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The Dustup Over Dust


Environment: POLLUTION

THE DUSTUP OVER DUST

The EPA's bid to set new air-quality rules has industry fuming

Many Americans believe the air they breathe is getting cleaner. But in recent years, scientists have pieced together evidence showing that a largely unregulated class of pollutants--tiny dust particles known as fine particulates--may be causing thousands of deaths each year. These microscopic specks appear to lodge deep in the lungs, where they may cause long-term damage. "This research burst on the scene like a bombshell," says James N. Pitts Jr., a chemist and chairman of California's Scientific Review Panel for Toxic Air Contaminants.

Now comes the policy bombshell. On Nov. 29, the Environmental Protection Agency will propose the first health-based standard to control these fine particulates. Under pressure from an American Lung Assn. lawsuit, the agency is expected to set a standard regulating dust 2.5 microns in diameter or smaller. These particles have not previously been regulated. The regulations aren't expected to take effect until at least 2004.

"SOUND SCIENCE." But the coming proposal is already causing a brawl among environmental groups and industry powerhouses. Environmentalists say it is too little, too late. The Natural Resources Defense Council says the small particles are causing tens of thousands of premature deaths annually. Industry groups say the science is still too uncertain to be the basis for regulations that they claim would cost billions annually. In the middle of the fight is EPA Administrator Carol M. Browner, who states: "Our decision will be based on sound science. And the implementation will be cost-effective and common-sense."

That may not be so easy. Under the agency's proposal, now under review at the White House, the EPA will require cities to reduce the concentrations of particles 2.5 microns or smaller. (The EPA already regulates larger particles.) The maximum limit will be an average of 20 micrograms per cubic meter. The agency will also tackle another kind of air pollution--ozone. The maximum allowable concentration of ozone will drop from 0.12 parts per million over a one-hour period to between 0.07 to 0.09 parts per million over eight hours. The upshot: Under the new proposal, as many as 250 communities might find themselves in violation of standards for ozone and fine-particulate pollution.

New scientific evidence suggests action may be warranted. A landmark 1995 Harvard study found that tiny dust particles--linked to diesel exhaust, power plants, steel mills, and other sources--cause 100,000 deaths each year. The researchers found that people who live in cities most polluted by particulates face a 15% to 17% higher mortality rate than those living in the least polluted areas. "This is the most serious health threat we've seen since smoking," says Deborah Sheiman Shprentz, a research analyst at the Natural Resources Defense Council.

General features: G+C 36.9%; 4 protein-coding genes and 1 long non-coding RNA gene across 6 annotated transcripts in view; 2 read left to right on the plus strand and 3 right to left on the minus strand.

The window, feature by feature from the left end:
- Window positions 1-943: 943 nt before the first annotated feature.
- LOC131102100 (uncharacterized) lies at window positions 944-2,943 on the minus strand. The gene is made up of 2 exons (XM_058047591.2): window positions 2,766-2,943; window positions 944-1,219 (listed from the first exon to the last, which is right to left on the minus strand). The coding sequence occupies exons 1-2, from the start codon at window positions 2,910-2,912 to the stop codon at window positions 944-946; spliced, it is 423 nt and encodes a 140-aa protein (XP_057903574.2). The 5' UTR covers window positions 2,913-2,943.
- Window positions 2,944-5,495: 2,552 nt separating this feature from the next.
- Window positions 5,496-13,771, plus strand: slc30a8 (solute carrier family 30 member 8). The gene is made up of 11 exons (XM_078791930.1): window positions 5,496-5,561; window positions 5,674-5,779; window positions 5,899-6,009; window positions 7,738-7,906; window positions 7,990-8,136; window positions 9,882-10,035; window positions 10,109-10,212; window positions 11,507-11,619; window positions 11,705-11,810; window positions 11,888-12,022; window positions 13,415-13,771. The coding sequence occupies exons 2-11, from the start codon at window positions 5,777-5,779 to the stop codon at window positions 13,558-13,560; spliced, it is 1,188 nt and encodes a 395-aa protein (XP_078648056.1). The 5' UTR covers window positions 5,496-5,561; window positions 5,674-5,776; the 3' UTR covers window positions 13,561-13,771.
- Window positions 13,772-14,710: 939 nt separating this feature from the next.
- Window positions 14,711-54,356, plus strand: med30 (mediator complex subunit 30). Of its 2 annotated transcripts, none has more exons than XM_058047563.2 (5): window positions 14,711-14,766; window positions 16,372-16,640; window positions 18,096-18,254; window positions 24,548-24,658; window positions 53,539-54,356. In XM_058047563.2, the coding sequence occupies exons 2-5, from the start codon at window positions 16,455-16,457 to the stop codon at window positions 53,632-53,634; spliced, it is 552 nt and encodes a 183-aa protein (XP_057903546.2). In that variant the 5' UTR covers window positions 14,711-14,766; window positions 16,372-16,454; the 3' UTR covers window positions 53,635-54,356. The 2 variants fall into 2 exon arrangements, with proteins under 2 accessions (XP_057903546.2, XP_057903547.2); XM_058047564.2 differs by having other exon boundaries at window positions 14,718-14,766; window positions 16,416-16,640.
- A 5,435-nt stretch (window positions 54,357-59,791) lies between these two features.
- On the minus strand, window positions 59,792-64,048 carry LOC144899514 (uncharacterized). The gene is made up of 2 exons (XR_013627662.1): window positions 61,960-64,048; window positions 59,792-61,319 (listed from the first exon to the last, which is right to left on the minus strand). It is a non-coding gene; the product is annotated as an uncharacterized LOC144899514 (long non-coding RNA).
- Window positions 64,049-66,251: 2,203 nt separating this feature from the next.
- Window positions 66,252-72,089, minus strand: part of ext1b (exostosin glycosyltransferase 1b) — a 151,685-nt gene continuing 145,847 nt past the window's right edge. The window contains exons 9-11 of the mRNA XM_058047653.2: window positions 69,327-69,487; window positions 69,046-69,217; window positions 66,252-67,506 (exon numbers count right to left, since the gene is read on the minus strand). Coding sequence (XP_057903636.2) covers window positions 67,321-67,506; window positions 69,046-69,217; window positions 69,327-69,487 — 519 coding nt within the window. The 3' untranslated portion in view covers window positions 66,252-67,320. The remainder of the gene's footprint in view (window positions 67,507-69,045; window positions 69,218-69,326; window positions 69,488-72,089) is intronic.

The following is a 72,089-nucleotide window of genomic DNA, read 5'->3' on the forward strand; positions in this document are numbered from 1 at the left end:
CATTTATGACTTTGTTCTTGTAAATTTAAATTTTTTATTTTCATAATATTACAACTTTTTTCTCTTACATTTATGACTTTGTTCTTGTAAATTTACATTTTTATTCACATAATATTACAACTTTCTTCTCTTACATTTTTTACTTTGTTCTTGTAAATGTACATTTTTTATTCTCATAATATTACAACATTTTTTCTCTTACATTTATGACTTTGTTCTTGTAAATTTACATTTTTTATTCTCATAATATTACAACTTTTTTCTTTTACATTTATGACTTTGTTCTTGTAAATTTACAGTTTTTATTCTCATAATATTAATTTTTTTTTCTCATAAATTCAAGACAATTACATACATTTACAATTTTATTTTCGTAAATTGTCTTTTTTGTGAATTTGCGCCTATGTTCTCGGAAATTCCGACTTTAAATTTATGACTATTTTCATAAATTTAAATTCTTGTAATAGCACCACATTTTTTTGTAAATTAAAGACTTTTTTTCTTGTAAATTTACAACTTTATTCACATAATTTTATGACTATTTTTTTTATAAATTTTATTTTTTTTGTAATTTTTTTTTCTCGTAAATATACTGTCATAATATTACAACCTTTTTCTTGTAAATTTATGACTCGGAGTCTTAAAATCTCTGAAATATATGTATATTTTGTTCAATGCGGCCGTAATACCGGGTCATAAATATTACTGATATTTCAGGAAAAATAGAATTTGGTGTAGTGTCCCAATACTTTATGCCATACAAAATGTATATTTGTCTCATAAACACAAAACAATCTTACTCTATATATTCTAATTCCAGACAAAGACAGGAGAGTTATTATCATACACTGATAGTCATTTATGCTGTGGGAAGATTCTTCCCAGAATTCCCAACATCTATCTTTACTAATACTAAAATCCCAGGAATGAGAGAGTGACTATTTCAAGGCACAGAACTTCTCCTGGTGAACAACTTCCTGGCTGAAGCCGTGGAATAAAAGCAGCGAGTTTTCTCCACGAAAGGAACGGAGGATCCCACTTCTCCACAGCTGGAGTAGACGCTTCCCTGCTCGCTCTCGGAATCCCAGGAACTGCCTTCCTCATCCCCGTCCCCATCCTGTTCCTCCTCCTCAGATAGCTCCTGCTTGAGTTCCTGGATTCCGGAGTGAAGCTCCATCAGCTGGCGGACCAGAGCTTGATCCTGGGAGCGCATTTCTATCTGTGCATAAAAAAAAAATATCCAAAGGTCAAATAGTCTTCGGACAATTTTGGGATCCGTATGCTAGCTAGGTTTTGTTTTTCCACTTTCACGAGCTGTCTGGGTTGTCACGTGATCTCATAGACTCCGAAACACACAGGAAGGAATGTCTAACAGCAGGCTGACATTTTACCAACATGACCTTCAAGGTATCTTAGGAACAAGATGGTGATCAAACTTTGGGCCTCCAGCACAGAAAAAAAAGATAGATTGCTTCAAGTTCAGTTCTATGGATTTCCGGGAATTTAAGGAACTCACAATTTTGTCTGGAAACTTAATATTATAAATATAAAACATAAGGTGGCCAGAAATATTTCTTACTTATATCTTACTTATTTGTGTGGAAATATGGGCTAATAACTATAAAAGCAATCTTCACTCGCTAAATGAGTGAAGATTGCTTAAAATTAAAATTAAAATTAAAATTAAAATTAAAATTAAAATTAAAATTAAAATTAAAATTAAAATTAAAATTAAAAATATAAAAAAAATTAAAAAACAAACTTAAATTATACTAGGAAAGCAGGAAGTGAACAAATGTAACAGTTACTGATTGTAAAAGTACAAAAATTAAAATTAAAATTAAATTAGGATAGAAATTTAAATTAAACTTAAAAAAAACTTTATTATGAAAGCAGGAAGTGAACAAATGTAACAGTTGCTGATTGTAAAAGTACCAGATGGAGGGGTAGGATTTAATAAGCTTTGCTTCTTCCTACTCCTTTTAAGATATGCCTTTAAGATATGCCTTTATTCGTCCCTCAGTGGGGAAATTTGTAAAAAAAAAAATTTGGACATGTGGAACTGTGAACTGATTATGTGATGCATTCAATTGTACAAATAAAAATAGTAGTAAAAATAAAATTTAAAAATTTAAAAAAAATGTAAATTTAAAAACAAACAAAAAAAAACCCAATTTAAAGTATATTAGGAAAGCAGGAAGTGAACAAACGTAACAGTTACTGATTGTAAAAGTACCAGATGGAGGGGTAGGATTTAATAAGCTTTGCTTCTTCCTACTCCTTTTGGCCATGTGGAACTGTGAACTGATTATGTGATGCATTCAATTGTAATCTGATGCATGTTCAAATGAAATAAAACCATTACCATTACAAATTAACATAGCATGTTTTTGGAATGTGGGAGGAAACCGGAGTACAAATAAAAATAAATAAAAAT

HIGH COST. The EPA's Clean Air Scientific Advisory Committee did not agree on what levels of fine particulates were safe because many felt the research was inadequate. "There's not much data out there yet," says George T. Wolff, committee chairman and a chemist with General Motors Corp.

Industry groups are seizing on the scientific uncertainty to squelch talk of new rules. The Air Quality Standards Coalition, spearheaded by the National Association of Manufacturers, plans to spend $1.5 million over the next six months probing the science of fine particulates. Their strategy is to call for more research instead of regulations. They fear regulations would have a devastating impact. "Every industry will be hit," says Boyden Gray, a lobbyist for Geneva Steel who was President Bush's White House counsel. "We just don't know who will be hit hardest."

For their part, activists want even stricter standards. The lung association has spent $50,000 on radio spots in Washington arguing that particulates are one of the nation's biggest pollution problems. "We'll keep the pressure on," vows lung association lobbyist Paul Billings. As the scientific evidence continues to mount, the nation may have to impose tighter regulations before the dust on this controversy finally settles.By Mary Beth Regan in WashingtonReturn to top


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